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Socialism Today 117 - April 2008

Nader’s anti-war, anti-corporate campaign

ON 24 FEBRUARY, Ralph Nader declared he was running for president to challenge the corporate stranglehold over US politics. Ordinary Americans have been "shut out of their government by two major parties that, in varying degrees, have turned Washington into corporate-occupied territory", Nader said (USA Today, 5 March). Socialist Alternative (CWI US) is supporting Nader’s anti-war, pro-worker campaign, as we did in 2000 and 2004.

The 2008 election campaign has revealed the huge anger among workers and young people at eight years of George W Bush’s big-business, pro-war, right-wing policies, as well as the Bush-lite Democrats who have been complicit in Bush’s crimes. Polls show over 70% of Americans think the country is heading in the wrong direction.

While Corporate America has made record profits, living standards are falling for working people. Our planet is hurtling toward an environmental catastrophe, yet the political establishment is twiddling its thumbs. The majority of the country wants to see an end to the disastrous war in Iraq but, despite a voter rebellion in the 2006 elections, the new Democratic Congress continues to fund the war. Bush will leave office as one of the most hated presidents in US history. Yet the new Congress has managed to end up even more unpopular with only a 19% approval rating. (NBC News/Wall Street Journal, 7-10 March)

Against this background, 58% think a third party is needed and that both Republicans and Democrats do an inadequate job representing the American people. (USA Today/Gallup, 20 July 2007) Democratic candidate Barack Obama has tapped into this yearning for change, presenting himself as a challenger to the establishment. Obama’s campaign has politicised millions of youth and workers, and generated a wave of enthusiasm. He has attracted the support of African Americans and many others who are understandably enthused by the prospect of electing the first black president.

But the unfortunate reality is that Obama will deeply disappoint and betray his supporters’ hopes. Despite his anti-war rhetoric, Obama has repeatedly voted in the Senate to fund Bush’s war in Iraq. And while Obama talks about lifting up the poor and working people, a closer look reveals that he is a thorough-going big-business candidate.

Not long ago, Democratic candidate John Edwards pointed out: "We can say, ‘As long as we get Democrats in, everything’s going to be OK’. It’s a lie. It’s not the truth. Do you really believe if we replace a crowd of corporate Republicans with a crowd of corporate Democrats that anything meaningful is going to change?" However, Edwards’ short-lived campaign showed yet again the futility of challenging big business within the confines of the Democratic Party.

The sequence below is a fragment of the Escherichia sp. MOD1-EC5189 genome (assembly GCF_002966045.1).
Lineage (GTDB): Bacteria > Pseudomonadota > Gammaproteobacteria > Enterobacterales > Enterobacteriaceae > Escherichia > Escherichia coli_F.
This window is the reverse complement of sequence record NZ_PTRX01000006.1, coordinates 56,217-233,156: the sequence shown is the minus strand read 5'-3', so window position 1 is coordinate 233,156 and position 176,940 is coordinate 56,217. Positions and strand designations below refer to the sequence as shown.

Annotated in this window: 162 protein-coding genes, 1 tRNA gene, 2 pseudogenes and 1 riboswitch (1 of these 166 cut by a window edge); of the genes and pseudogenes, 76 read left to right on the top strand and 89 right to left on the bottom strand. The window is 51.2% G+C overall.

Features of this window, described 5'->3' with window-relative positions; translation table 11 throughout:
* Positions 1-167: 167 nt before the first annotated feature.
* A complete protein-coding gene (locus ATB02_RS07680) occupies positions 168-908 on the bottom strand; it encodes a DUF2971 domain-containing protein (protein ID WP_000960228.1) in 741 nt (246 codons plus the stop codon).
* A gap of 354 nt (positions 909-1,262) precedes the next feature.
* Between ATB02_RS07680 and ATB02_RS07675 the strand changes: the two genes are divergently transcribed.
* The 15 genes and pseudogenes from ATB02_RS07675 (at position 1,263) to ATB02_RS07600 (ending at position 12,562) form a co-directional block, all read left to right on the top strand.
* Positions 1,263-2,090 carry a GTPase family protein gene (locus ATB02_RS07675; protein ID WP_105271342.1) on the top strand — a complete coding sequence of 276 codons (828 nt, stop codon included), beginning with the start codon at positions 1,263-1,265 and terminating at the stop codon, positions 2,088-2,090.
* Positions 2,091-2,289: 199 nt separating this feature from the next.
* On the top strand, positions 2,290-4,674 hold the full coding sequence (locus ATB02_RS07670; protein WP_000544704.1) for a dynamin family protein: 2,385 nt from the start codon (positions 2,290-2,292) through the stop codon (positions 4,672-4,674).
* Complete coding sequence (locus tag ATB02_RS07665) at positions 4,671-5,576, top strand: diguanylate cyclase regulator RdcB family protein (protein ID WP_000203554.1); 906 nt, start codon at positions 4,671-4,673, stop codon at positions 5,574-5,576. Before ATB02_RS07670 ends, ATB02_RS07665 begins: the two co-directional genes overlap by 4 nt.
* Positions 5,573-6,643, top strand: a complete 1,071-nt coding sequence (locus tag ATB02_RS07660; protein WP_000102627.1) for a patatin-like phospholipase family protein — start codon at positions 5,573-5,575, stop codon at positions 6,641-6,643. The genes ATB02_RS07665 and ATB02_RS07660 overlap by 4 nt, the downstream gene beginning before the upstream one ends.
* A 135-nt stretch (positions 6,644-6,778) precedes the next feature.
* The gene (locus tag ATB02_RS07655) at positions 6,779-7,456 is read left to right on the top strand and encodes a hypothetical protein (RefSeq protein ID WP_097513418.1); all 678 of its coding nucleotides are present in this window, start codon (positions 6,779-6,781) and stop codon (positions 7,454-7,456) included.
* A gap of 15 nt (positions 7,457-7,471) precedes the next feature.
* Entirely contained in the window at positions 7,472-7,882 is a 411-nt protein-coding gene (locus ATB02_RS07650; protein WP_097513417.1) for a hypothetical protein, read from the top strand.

As socialists, we have political disagreements with Nader, who mistakenly looks to reform capitalism. We aim to overturn this whole rotten capitalist system that breeds war, poverty, racism, sexism and environmental destruction. Nonetheless, Nader’s campaign will give a voice to an important minority of workers and youth who are searching for a left-wing alternative to the rotten right-wing consensus of corporate politics.

An indication of this was shown in a March 13-14 Zogby poll, which has Nader on 5-6% in a race between McCain and either Clinton or Obama. Among voters under 30 and among independents, Nader polls between 12-15%. While it is likely that, as the election gets closer, Nader’s support will be squeezed, particularly if the race is close, these polls show the significant dissatisfaction with both parties and the openness to Nader that exists.

To build the most effective campaign and appeal to workers, youth and the oppressed, Nader should use his campaign to support and actively build movements like the labour, anti-war, and immigrant rights movements. For example, we think Nader should publicly support the International Longshore and Warehouse Union’s call for a strike on 1 May against the wars in Iraq and Afghanistan, and use his campaign to actively help spread this marvelous initiative. It is also important for Nader to clearly call for bringing the troops home now, papers for all undocumented immigrants, and more boldly campaign against racism and sexism.


The case against lesser-evilism